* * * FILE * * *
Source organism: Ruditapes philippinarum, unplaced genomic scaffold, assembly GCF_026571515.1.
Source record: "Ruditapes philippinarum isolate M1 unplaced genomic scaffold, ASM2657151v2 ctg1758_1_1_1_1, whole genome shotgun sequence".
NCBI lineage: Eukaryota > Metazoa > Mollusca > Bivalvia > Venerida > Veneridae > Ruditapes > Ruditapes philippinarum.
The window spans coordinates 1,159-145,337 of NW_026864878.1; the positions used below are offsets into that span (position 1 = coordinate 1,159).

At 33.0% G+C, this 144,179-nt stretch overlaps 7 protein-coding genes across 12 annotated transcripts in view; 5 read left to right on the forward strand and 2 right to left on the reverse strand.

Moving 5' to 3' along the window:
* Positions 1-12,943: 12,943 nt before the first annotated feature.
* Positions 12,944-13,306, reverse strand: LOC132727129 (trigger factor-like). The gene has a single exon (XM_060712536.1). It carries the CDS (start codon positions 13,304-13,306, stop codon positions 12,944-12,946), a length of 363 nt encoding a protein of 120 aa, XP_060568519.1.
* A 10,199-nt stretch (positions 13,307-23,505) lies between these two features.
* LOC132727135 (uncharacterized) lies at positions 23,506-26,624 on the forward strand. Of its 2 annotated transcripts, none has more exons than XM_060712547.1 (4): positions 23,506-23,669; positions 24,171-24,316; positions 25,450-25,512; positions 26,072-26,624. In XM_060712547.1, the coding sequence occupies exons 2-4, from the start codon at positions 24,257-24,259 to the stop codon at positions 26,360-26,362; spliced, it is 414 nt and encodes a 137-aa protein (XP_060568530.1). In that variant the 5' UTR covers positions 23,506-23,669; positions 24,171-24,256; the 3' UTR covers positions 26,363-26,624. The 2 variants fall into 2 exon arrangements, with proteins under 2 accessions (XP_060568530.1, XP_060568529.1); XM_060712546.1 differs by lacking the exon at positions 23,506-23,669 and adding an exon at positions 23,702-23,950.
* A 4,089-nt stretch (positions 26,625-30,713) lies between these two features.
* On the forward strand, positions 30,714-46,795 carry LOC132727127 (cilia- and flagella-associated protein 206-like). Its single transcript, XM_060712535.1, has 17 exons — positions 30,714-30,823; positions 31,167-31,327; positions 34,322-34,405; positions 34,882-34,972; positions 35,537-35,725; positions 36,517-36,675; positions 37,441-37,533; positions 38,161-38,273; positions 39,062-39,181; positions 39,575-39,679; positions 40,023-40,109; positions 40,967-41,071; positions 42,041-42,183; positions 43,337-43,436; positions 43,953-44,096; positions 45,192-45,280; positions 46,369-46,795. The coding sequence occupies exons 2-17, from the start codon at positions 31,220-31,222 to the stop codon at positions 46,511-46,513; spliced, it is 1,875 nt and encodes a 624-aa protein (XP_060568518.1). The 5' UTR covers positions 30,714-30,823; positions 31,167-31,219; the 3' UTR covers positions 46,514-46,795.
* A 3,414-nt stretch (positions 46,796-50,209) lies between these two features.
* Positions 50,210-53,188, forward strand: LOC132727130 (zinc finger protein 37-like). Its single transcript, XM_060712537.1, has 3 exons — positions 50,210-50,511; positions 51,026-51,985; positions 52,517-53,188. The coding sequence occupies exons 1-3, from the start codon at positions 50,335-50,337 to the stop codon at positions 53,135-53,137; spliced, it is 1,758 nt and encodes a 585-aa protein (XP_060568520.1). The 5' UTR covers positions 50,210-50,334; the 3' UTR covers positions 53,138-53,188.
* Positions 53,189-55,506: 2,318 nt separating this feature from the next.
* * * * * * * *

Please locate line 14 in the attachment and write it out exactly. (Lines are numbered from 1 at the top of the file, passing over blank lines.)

* Positions 50,210-53,188, forward strand: LOC132727130 (zinc finger protein 37-like). Its single transcript, XM_060712537.1, has 3 exons — positions 50,210-50,511; positions 51,026-51,985; positions 52,517-53,188. The coding sequence occupies exons 1-3, from the start codon at positions 50,335-50,337 to the stop codon at positions 53,135-53,137; spliced, it is 1,758 nt and encodes a 585-aa protein (XP_060568520.1). The 5' UTR covers positions 50,210-50,334; the 3' UTR covers positions 53,138-53,188.